Drinking water quality and health impacts in rural Bangladesh


In the 1970s and 1980s, large-scale construction of hand-pumped tubewells started in Bangladesh to provide people  with safe drinking water. By now, over 90% of the population consumes tubewell water. This shift has reduced microbial contamination and as a consequence diarrheal disease. However, it has increased exposure to other minerals present in groundwater, including arsenic. 

Arsenic-contaminated drinking water in Bangladesh has been a public health issue for decades and has been called "the largest mass poisoning in history". Arsenic exposure has been linked to several types of cancers, neurologic disorders, cardiovascular disease, and diabetes mellitus, among others. In Bangladesh, over 20 million people use drinking water sources with higher arsenic than the Bangladesh government’s threshold of 50 µg/l, and around 50 million use sources with higher arsenic than the World Health Organization’s safe limit of 10 µg/l, according to the 2009 National Drinking Water Quality Survey.  

In addition to high arsenic levels, other minerals such as iron, manganese, and sodium chloride have been reported at high levels in drinking water with potential beneficial or adverse health effects. Unsafe storage of untreated water can foster microbial growth, leading to illness, particularly in young children. Moreover, weak water provision infrastructure leads to poor hygiene, such as inadequate hand washing. 

We have been examining potential relationships between tubewell drinking water, wastewater and arsenic contamination in the Food and Agricultural Approaches to Reducing Malnutrition (FAARM) trial population in rural Bangladesh in collaboration with colleagues from the Institute of Earth Sciences at Heidelberg University. Building on these studies, in May 2022 we have launched a new project called 'Safe Water – Advances in Purification Options' (SWAPNO).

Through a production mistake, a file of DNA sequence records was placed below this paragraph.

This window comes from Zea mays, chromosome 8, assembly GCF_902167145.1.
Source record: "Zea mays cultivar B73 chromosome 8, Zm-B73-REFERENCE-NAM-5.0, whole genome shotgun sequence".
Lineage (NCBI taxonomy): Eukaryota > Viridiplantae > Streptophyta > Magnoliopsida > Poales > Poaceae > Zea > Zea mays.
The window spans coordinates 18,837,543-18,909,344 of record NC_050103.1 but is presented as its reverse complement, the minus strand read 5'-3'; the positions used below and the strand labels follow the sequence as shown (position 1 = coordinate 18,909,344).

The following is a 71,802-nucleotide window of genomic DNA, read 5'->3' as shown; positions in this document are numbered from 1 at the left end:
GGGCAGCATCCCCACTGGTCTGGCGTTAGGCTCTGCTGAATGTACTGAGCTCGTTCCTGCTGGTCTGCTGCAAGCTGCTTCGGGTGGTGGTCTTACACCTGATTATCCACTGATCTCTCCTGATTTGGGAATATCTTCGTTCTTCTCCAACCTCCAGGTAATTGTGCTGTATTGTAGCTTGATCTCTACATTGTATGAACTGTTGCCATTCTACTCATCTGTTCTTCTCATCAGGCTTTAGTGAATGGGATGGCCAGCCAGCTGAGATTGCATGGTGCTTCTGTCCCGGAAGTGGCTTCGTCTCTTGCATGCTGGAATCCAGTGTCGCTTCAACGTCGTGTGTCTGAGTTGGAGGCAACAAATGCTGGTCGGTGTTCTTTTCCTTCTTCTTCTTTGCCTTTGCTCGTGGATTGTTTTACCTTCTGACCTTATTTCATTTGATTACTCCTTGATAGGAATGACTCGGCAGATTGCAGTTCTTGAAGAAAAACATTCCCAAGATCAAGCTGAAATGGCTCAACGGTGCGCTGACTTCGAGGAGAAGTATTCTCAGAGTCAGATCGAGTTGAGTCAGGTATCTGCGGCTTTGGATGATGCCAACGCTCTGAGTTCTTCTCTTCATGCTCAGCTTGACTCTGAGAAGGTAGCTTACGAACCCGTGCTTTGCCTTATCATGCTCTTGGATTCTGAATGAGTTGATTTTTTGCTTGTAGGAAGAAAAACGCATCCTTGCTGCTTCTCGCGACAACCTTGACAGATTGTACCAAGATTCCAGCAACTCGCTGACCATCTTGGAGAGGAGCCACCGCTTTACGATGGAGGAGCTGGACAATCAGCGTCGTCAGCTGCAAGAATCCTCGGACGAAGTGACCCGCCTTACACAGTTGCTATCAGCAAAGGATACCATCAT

The SWAPNO project will work in areas with high arsenic contamination, providing households with a low-cost, user-friendly and sustainable filtration system to remove both arsenic and microbial contamination from drinking water. Furthermore, households will receive training and support on hand washing and other hygiene practices including water storage.

These projects aim to:

  • Describe mineral content of tubewell drinking water in rural Sylhet, Bangladesh
  • Estimate the role of groundwater on nutrient intakes and its possible beneficial and adverse effects
  • Assess arsenic contamination of drinking water and potential interactions with domestic wastewater,
  • Assess acceptance and use of a sustainable water treatment system in form of water filters and hand washing facilities for the removal of multiple water contaminants at household level, and
  • Assess its impacts on water quality, hygiene practices, environment and health (e.g. reduction in diarrhea).

Project team:

External collaborators:

Key links:


Center for the Environment (HCE)

Federal Ministry of Education and Research (BMBF) for
FAARM  (2013 – 2022)
Federal Ministry of Education and Research (BMBF) for SWAPNO
(May 2022 – April 2024)   

Publications and presentations by project team and external collaborators:

Müller, D.,
Stirn, C. N., & Maier, M. V. (2021). Arsenic Removal from Highly Contaminated Groundwater by Iron Electrocoagulation—Investigation of Process Parameters and Iron Dosage Calculation. Water, 13(5), 687.

Wendt, A.S.
, Blandino, A., & Waid, J.L. (2020) Potential contribution of groundwater minerals to micronutrient adequacy in Bangladesh. Micronutrient Forum. (Oral presentation)

Wendt, A. S.,
Waid, J. L., & Gabrysch, S. (2019). Dietary Factors Moderate the Relation between Groundwater Iron and Anemia in Women and Children in Rural Bangladesh. Curr Dev Nutr, 3(10), nzz093, doi:10.1093/cdn/nzz093.